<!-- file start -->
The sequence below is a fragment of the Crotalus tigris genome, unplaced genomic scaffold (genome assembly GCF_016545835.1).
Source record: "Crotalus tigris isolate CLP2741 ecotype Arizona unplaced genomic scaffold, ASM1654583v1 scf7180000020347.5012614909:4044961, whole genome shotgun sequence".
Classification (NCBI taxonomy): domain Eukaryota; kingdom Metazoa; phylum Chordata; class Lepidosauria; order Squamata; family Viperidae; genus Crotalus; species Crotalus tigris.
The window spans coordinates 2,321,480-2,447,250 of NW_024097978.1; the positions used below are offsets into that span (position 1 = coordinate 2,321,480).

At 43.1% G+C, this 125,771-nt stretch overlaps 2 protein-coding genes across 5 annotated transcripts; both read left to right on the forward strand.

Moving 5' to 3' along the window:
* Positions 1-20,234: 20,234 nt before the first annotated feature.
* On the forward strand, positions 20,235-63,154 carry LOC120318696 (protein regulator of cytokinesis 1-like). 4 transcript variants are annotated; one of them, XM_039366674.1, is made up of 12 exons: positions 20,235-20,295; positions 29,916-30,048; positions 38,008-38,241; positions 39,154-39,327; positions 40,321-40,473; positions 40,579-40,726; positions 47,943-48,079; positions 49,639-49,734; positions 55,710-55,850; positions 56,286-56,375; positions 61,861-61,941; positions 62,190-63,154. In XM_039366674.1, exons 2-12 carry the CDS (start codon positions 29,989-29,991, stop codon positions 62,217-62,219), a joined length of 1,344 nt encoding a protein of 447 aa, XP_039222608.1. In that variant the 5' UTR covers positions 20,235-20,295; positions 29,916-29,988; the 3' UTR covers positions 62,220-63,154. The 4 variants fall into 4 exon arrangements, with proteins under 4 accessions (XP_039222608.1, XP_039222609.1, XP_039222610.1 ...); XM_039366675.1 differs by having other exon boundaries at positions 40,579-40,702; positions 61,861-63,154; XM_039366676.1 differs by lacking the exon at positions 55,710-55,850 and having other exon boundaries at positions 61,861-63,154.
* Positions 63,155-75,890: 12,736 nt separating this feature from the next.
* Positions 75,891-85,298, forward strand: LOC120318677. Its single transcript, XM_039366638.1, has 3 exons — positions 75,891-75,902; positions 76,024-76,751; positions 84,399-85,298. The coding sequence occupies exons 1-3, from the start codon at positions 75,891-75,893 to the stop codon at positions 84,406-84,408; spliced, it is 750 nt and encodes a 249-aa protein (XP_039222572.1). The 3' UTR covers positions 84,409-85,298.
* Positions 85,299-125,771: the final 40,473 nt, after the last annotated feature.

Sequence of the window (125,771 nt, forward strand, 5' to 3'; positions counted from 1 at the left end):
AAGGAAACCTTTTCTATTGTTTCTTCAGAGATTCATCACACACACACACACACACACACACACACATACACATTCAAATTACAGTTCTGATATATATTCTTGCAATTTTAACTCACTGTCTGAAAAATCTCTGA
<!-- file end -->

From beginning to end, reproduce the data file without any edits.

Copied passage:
The sequence below is a fragment of the Crotalus tigris genome, unplaced genomic scaffold (genome assembly GCF_016545835.1).
Source record: "Crotalus tigris isolate CLP2741 ecotype Arizona unplaced genomic scaffold, ASM1654583v1 scf7180000020347.5012614909:4044961, whole genome shotgun sequence".
Classification (NCBI taxonomy): domain Eukaryota; kingdom Metazoa; phylum Chordata; class Lepidosauria; order Squamata; family Viperidae; genus Crotalus; species Crotalus tigris.
The window spans coordinates 2,321,480-2,447,250 of NW_024097978.1; the positions used below are offsets into that span (position 1 = coordinate 2,321,480).

At 43.1% G+C, this 125,771-nt stretch overlaps 2 protein-coding genes across 5 annotated transcripts; both read left to right on the forward strand.

Moving 5' to 3' along the window:
* Positions 1-20,234: 20,234 nt before the first annotated feature.
* On the forward strand, positions 20,235-63,154 carry LOC120318696 (protein regulator of cytokinesis 1-like). 4 transcript variants are annotated; one of them, XM_039366674.1, is made up of 12 exons: positions 20,235-20,295; positions 29,916-30,048; positions 38,008-38,241; positions 39,154-39,327; positions 40,321-40,473; positions 40,579-40,726; positions 47,943-48,079; positions 49,639-49,734; positions 55,710-55,850; positions 56,286-56,375; positions 61,861-61,941; positions 62,190-63,154. In XM_039366674.1, exons 2-12 carry the CDS (start codon positions 29,989-29,991, stop codon positions 62,217-62,219), a joined length of 1,344 nt encoding a protein of 447 aa, XP_039222608.1. In that variant the 5' UTR covers positions 20,235-20,295; positions 29,916-29,988; the 3' UTR covers positions 62,220-63,154. The 4 variants fall into 4 exon arrangements, with proteins under 4 accessions (XP_039222608.1, XP_039222609.1, XP_039222610.1 ...); XM_039366675.1 differs by having other exon boundaries at positions 40,579-40,702; positions 61,861-63,154; XM_039366676.1 differs by lacking the exon at positions 55,710-55,850 and having other exon boundaries at positions 61,861-63,154.
* Positions 63,155-75,890: 12,736 nt separating this feature from the next.
* Positions 75,891-85,298, forward strand: LOC120318677. Its single transcript, XM_039366638.1, has 3 exons — positions 75,891-75,902; positions 76,024-76,751; positions 84,399-85,298. The coding sequence occupies exons 1-3, from the start codon at positions 75,891-75,893 to the stop codon at positions 84,406-84,408; spliced, it is 750 nt and encodes a 249-aa protein (XP_039222572.1). The 3' UTR covers positions 84,409-85,298.
* Positions 85,299-125,771: the final 40,473 nt, after the last annotated feature.

Sequence of the window (125,771 nt, forward strand, 5' to 3'; positions counted from 1 at the left end):
AAGGAAACCTTTTCTATTGTTTCTTCAGAGATTCATCACACACACACACACACACACACACACACATACACATTCAAATTACAGTTCTGATATATATTCTTGCAATTTTAACTCACTGTCTGAAAAATCTCTGA